- Label lesson!
Hammock, D.A.; Gewirtz, B.J. // Good Housekeeping; Sep90, Vol. 211 Issue 3, p266
Translates unfamiliar technical names that are found on products into common vitamins and minerals.
- Getting juiced.
Hammock, D.A.; Gewirtz, B.J. // Joe Weider's Muscle & Fitness; Feb94, Vol. 55 Issue 2, p24
No abstract available.
- New labels summarize nutrients, part II.
Roufs, James B. // Joe Weider's Muscle & Fitness; Aug94, Vol. 55 Issue 8, p216
Provides information on the Daily Values concept which was introduced in the food labeling criteria in the United States. Definition; Use; Nutrition standards; Reference Daily Intake; Recommended Dietary Allowance.
- Bits and pieces.
Roufs, James B. // Medical Update; Nov94, Vol. 18 Issue 5, p6
Discusses ways to tell if the food remains safe to eat even after the sell by date expires.
- The name game.
Liebman, B.; Jones, L. // Nutrition Action Health Letter; Mar92, Vol. 19 Issue 2, p8
Suggests that the FDA should require labels of list ingredients in food products not just in order of predominance, but with the actual percentage of each maj or ingredient, and presents a few examples of ingredients in consumer products. Blueberries in Lender's Bagels; Whole wheat flour in...
- Food labeling...finally.
Liebman, B.; Jones, L. // Nutrition Action Health Letter; Jan/Feb93, Vol. 20 Issue 1, p3
Describes reforms concerning food labels. Debate over percentage of fat intake per day; Importance of percentage in picking out high-fat foods; Requirement per day.
- Alice in Label-land.
Liebman, Bonnie // Nutrition Action Health Letter; Mar93, Vol. 20 Issue 2, p8
Lists some of the criteria for the claims found on food labels along with their loopholes. Low-cholesterol; Low-fat; Low in saturated fat; Good source and high; Low-sodium; Light or lite; Disclosure; Lean and extra lean.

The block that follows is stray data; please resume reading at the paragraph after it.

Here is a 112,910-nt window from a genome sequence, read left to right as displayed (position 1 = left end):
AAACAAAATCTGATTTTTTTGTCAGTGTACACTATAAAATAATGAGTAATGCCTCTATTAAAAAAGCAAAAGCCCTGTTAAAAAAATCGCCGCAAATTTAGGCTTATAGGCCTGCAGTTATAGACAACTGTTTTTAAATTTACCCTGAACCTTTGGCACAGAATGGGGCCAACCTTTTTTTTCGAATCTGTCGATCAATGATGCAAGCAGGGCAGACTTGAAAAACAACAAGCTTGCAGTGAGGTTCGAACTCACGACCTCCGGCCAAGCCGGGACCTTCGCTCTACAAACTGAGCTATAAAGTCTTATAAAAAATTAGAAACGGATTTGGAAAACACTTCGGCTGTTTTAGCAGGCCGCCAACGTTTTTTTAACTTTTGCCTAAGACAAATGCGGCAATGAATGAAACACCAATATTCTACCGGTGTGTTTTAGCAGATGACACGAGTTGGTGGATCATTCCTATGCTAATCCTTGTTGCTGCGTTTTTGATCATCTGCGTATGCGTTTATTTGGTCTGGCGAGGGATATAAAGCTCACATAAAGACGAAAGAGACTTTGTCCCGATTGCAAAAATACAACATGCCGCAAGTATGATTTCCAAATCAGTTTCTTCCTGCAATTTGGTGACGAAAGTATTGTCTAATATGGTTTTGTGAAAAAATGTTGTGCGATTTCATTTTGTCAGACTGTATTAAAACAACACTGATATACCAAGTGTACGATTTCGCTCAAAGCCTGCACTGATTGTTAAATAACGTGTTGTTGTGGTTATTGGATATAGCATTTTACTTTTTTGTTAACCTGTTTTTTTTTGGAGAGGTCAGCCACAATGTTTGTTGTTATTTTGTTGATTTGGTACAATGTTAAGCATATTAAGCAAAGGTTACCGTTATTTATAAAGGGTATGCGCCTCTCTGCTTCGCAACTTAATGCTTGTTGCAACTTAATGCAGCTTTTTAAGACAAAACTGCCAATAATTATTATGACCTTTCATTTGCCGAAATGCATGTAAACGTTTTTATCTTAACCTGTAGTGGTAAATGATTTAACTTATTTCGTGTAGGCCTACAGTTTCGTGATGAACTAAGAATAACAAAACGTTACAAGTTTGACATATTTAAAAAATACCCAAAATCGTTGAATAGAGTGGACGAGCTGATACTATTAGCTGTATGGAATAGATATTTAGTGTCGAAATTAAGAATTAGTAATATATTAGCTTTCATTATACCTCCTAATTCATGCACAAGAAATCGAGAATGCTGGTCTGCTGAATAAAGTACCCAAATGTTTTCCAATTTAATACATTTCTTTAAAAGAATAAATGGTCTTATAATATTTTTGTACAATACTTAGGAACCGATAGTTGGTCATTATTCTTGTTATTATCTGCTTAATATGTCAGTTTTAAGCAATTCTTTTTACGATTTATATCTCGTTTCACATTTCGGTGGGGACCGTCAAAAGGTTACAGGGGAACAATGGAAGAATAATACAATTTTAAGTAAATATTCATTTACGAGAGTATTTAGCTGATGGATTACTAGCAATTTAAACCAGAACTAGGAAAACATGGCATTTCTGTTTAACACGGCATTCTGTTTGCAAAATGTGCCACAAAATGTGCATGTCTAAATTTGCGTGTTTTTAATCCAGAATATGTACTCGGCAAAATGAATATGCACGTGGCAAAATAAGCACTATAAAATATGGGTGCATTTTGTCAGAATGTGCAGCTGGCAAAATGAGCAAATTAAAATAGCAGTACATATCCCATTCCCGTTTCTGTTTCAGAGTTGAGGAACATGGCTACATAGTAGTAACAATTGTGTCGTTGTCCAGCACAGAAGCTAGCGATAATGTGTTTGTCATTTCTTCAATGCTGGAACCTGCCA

- The whole truth.
Liebman, Bonnie // Nutrition Action Health Letter; Jun93, Vol. 20 Issue 5, p3
Reports on the Center for Science in the Public Interest's request from the Food and Drug Administration that the words `whole wheat' or `graham' be banned from the name of any product that is not made of all whole wheat flour. Disclosure of the percentage of whole wheat contents; Presence of...
- Label loopholes.
Liebman, Bonnie // Nutrition Action Health Letter; Jul/Aug94, Vol. 21 Issue 6, p10
Exposes misleading dietary claims in food product labels. Definition of low-fat milk; Fat content of Chips Ahoy cookies; Sodium content of cooked ham; Omission of daily value percentages in red meat packages.
- Foods that fool.
Liebman, Bonnie // Nutrition Action Health Letter; Oct96, Vol. 23 Issue 8, p8
Features food that have labels designed to mislead consumers regarding nutrition facts and ingredients. Includes Jell-O's no bake Double Layer Cookies & Creme Dessert; Hershey's Sweet Escapes candy bars; Dole Country Raspberry juice.
- The nutrition tower of Babel.
Liebman, Bonnie // Nutrition Health Review: The Consumer's Medical Journal; Spring90, Issue 54, p22
Criticizes the regulation of food labeling as it continues to be inadequate and lacking in protection. Warning received by food processors; Exclusion of hazards inherent in a food product in labels; Factors contributing to the inability of consumers to read labels.